More than 3,000 people were left homeless by the disaster. An initial estimate of the death toll placed the number at 205, but rescue and aid workers cautioned that the survival rates for many of the 600 people still missing were slim. By August 27, local government and ministry officials reported 1,000 fatalities during religious services honoring the victims. The final official death toll declared 1,141 dead or missing.:17
Local organizations, military personnel, and the Red Cross of Sierra Leone contributed to immediate excavation and recovery efforts, working amid rainfall. The continued downpours and damaged passageways disrupted relief efforts, as did the topography of affected areas. The Red Cross and the federal government contributed fifteen vehicles, including three ambulances, to assist in traveling to isolated areas, while the United Nations Office on Drugs and Crime (UNODC) sent a joint team of forensic officers and specialized rescue units with trained dogs. The Connaught Hospital mortuary in Freetown was overwhelmed by nearly 300 bodies in the first day alone, forcing workers to lay victims on floors and outside the building to be identified. Due to the lack of manpower and threat of disease, bodies were buried in mass graves on August 15 at two sites in Waterloo.
Sierra Leone's Office for National Security (ONS) advised survivors to evacuate flood-prone areas. Additional evacuations took place when aerial images of a hillside adjacent to Sugar Loaf revealed the threat of another mudslide which could impact a much wider area. Response teams were deployed to two voluntary relocation centers, the Old Skool compound in Hill Station and Juba barracks in Limely, where workers distributed sanitation and medical supplies. By August 16, workers in Regent and Kaningo began constructing emergency latrines and four 10,000-liter water harvesting systems. Unsanitary waters raised fears of cholera; however, workers provided storage tanks, purification tablets, and instructional courses on hygiene to help prevent an outbreak of waterborne diseases. The government of Sierra Leone also launched its first ever cholera vaccination campaign on September 15, targeting over 500,000 citizens in the Western Area. After the disaster, affected areas faced water shortages; as a result, UNICEF distributed 26,000 liters of drinking water each day.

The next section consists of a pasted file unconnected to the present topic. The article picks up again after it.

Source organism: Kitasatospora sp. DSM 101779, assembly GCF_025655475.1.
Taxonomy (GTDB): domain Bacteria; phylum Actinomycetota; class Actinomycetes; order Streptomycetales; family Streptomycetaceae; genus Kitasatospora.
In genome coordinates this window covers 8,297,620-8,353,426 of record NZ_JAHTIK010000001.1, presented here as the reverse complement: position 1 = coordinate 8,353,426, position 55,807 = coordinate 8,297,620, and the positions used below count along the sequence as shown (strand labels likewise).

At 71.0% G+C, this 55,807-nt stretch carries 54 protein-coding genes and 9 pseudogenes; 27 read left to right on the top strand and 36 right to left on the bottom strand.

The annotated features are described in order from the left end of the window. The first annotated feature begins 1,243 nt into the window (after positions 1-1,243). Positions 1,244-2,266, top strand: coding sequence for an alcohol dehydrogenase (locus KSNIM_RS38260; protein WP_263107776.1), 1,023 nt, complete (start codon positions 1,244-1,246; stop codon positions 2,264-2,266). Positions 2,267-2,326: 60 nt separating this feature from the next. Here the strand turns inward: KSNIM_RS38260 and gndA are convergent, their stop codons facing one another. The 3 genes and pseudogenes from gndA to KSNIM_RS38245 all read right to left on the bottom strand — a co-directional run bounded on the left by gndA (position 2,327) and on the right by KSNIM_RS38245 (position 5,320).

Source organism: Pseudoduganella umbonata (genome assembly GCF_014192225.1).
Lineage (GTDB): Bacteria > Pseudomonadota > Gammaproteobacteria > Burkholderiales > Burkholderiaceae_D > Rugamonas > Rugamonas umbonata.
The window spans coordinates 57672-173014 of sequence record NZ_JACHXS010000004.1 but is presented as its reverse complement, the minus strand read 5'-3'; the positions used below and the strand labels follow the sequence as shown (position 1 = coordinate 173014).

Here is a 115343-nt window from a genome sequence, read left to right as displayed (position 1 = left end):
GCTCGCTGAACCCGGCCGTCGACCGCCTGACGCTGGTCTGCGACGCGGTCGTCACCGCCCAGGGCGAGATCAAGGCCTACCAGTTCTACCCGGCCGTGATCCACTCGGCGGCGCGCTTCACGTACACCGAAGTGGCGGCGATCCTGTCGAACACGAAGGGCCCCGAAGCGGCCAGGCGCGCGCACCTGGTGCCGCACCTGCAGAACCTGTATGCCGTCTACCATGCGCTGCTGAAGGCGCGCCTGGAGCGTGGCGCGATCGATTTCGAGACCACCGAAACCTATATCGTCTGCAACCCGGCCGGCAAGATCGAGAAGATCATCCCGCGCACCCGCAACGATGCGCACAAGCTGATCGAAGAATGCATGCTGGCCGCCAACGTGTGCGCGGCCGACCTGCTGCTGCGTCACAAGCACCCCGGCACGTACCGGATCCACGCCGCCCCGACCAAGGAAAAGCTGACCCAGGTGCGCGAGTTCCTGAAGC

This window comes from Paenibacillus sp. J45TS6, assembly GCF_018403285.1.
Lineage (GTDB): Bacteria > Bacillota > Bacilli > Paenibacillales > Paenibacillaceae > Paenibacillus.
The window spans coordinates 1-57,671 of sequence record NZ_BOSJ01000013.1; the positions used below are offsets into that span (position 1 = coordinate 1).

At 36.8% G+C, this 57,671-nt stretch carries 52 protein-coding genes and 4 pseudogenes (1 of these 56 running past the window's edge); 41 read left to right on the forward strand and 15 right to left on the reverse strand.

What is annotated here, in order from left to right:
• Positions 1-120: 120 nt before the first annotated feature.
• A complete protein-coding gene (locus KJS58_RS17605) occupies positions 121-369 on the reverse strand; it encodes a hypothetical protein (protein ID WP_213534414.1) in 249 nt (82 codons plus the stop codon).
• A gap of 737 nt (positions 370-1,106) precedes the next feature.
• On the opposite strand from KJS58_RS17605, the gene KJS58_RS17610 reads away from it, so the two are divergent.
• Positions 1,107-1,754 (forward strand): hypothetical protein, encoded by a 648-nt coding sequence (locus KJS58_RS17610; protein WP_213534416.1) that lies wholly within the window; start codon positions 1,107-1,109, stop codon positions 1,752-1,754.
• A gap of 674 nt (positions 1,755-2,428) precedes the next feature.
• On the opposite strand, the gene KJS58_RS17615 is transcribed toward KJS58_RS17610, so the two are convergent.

President Ernest Bai Koroma addressed Sierra Leone in a national broadcast August 15, declaring a state of emergency and announcing the establishment of a relief center in Regent. He urged the nation, still recovering from the aftermath of the Ebola outbreak, to remain unified: "Our nation has once again been gripped by grief. Many of our compatriots have lost their lives, many more have been gravely injured and billions of Leones' worth of property destroyed in the flooding and landslides that swept across some parts of our city". He also addressed the coordination of registries in Freetown that provided aid for residents left without shelter. On August 15, the president declared seven days of national mourning, which would begin immediately.
Koroma made an appeal to the international community for relief. Several European countries responded with donations: the United Kingdom provided £5 million for clean drinking water and medicine, Ireland donated €400,000, Spain donated €50,000 and assembled a technical forensic team, and Switzerland spent CHF400,000 to provide sanitation and first-aid kits . West African country donations included $500,000 from Togo, medical supplies distributed by Liberia, and pledges for support by Guinea and Nigeria. Other governments such as China donated $1 million through their embassy in Freetown, and Israel sent an envoy supplying food and medical supplies. In response to the disaster, the United Nations (UN) arranged contingency plans to mitigate potential outbreaks of waterborne diseases. The UN's migration agency allocated $150,000 in initial-response aid and mobilized personnel in Sierra Leone to assist in rescue operations and distribute supplies to survivors. The World Food Programme (WFP) provided rations for 7,500 people. The European Union (EU) authorized €300,000 for humanitarian aid on August 16. On August 17, the International Federation of Red Cross and Red Crescent Societies (IFRC) approved CHF4.6 million worth of aid to be distributed through the Sierra Leone Red Cross agency for use over a 10-month period.
Three months removed from the disaster, the Sierra Leone government announced the closure of emergency camps, which housed many families awaiting financial assistance. About 98 families from the UK-Aid and World Food Programme-sponsored camps received assistance, yet nearly 500 families housed in informal refuges had not prior to the November 15 deadline.